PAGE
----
Studying and Shaping Networks of Scientific Collaboration at UF

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Publication Date: 
Monday, December 9, 2013

The goal of this project is to map the social networks of professional collaborations among researchers in all disciplines and colleges at UFMost academic research is the result of collaboration among scientists. Collaboration occurs in teams and networks of researchers: Studying these networks helps monitor and drive research productivity. In 2012, BEBR and the UF Clinical and Translational Science Institute (CTSI) started a project aimed at mapping, visualizing, analyzing, and shaping collaboration networks at the University of Florida. The goal of this project is to map the social networks of professional collaborations among researchers in all disciplines and colleges at UF over the years, and use network knowledge to enhance research collaboration and scientific productivity in the University.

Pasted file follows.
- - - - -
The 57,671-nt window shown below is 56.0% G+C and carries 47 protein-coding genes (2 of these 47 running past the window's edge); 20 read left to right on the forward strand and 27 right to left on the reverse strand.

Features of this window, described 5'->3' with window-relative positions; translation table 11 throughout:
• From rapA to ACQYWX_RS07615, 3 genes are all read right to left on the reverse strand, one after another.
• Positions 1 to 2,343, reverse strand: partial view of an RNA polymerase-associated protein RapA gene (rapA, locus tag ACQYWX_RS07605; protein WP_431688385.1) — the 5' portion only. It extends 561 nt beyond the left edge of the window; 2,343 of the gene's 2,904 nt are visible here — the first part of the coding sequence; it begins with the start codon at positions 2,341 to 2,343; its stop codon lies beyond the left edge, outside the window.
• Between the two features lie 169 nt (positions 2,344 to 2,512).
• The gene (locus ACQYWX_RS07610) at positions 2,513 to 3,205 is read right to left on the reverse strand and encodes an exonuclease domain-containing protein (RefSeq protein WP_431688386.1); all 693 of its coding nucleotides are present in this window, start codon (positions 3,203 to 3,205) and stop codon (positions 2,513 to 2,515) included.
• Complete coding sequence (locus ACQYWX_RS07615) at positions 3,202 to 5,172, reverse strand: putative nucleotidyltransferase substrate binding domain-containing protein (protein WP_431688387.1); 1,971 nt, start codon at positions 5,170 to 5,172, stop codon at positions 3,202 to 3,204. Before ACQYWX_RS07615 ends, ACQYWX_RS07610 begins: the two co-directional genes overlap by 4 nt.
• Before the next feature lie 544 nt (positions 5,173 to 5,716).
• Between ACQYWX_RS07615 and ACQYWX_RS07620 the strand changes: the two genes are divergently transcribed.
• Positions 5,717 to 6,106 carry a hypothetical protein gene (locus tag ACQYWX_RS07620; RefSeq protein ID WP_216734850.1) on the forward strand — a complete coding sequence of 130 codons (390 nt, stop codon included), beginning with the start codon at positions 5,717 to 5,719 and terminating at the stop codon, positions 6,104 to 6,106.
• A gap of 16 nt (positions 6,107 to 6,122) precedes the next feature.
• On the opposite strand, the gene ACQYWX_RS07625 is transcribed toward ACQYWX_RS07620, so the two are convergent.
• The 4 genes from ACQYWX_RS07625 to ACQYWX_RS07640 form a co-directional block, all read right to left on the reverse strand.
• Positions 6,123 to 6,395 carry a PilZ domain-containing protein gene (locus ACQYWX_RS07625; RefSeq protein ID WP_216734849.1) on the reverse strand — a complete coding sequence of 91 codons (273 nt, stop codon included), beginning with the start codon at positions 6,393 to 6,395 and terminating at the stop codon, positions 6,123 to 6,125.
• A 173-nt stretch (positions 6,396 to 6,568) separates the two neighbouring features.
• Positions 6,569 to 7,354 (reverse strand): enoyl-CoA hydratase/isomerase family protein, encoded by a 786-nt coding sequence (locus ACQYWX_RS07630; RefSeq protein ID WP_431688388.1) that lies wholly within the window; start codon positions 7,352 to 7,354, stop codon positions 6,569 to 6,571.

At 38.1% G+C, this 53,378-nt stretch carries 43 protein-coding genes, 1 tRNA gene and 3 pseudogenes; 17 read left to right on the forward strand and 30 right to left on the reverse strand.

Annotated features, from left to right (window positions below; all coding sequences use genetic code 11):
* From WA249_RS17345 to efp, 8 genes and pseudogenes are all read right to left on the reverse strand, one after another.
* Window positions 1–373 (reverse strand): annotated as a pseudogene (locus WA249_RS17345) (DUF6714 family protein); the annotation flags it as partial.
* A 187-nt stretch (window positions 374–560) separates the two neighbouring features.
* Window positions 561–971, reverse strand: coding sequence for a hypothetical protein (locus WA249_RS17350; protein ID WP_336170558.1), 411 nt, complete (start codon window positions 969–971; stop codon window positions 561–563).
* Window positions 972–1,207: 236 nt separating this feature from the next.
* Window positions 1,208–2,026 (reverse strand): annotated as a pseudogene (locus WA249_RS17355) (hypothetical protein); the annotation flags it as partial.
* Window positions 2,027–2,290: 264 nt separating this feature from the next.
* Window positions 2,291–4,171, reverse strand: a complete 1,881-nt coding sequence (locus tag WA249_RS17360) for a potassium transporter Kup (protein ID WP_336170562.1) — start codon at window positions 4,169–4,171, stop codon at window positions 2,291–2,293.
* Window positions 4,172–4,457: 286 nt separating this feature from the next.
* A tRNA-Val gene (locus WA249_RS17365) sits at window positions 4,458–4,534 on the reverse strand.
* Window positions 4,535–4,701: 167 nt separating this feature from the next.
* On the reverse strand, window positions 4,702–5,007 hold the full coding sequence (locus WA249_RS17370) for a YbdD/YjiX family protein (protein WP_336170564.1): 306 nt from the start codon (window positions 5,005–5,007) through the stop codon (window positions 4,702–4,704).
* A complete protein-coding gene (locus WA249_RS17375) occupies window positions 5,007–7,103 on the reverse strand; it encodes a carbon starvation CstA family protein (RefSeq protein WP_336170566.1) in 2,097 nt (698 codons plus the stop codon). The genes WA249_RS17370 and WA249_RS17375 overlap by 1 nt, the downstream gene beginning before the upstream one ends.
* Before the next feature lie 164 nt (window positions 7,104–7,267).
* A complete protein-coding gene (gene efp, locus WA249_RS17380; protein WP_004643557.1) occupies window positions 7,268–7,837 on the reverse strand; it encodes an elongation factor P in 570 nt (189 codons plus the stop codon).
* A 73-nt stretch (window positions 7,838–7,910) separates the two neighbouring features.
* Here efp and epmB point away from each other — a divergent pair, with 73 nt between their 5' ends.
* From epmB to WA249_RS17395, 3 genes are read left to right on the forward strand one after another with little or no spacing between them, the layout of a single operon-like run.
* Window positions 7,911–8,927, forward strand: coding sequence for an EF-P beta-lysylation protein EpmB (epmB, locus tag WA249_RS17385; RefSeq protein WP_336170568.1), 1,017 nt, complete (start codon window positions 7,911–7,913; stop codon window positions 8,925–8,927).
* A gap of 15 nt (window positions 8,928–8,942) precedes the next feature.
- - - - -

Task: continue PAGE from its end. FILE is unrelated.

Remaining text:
Network data can be used to construct collaboration metrics and use them to monitor and shape the pattern and evolution of collaborationsSocial Network Analysis (SNA) is the main methodology that we are using . Social networks are sets of actors and the relations among them: actors at UF can be researchers or organizations (departments, institutes, centers), while relations are professional collaborations—for example, in the case of individual researchers, co-authoring a publication, applying for a grant together, or filing a patent together. Our main data sources are the VIVO database on UF publications, for co-authorship networks; and the database of all awarded grants at UF, from the UF Division of Sponsored Programs, for networks of collaborations on research grants. The first result of mapping collaboration networks is the capability to locate people and organizations in the networks: researchers and research centers can see where they are, where their collaborators are, and where people who are working on similar things are in the UF scientific network over the years. A free look-up application will be offered on the BEBR website to interactively show users the position of people and organizations in the UF network. From the standpoint of research centers, network data can be used to construct collaboration metrics and use them to monitor and shape the pattern and evolution of collaborations inside and outside the centers.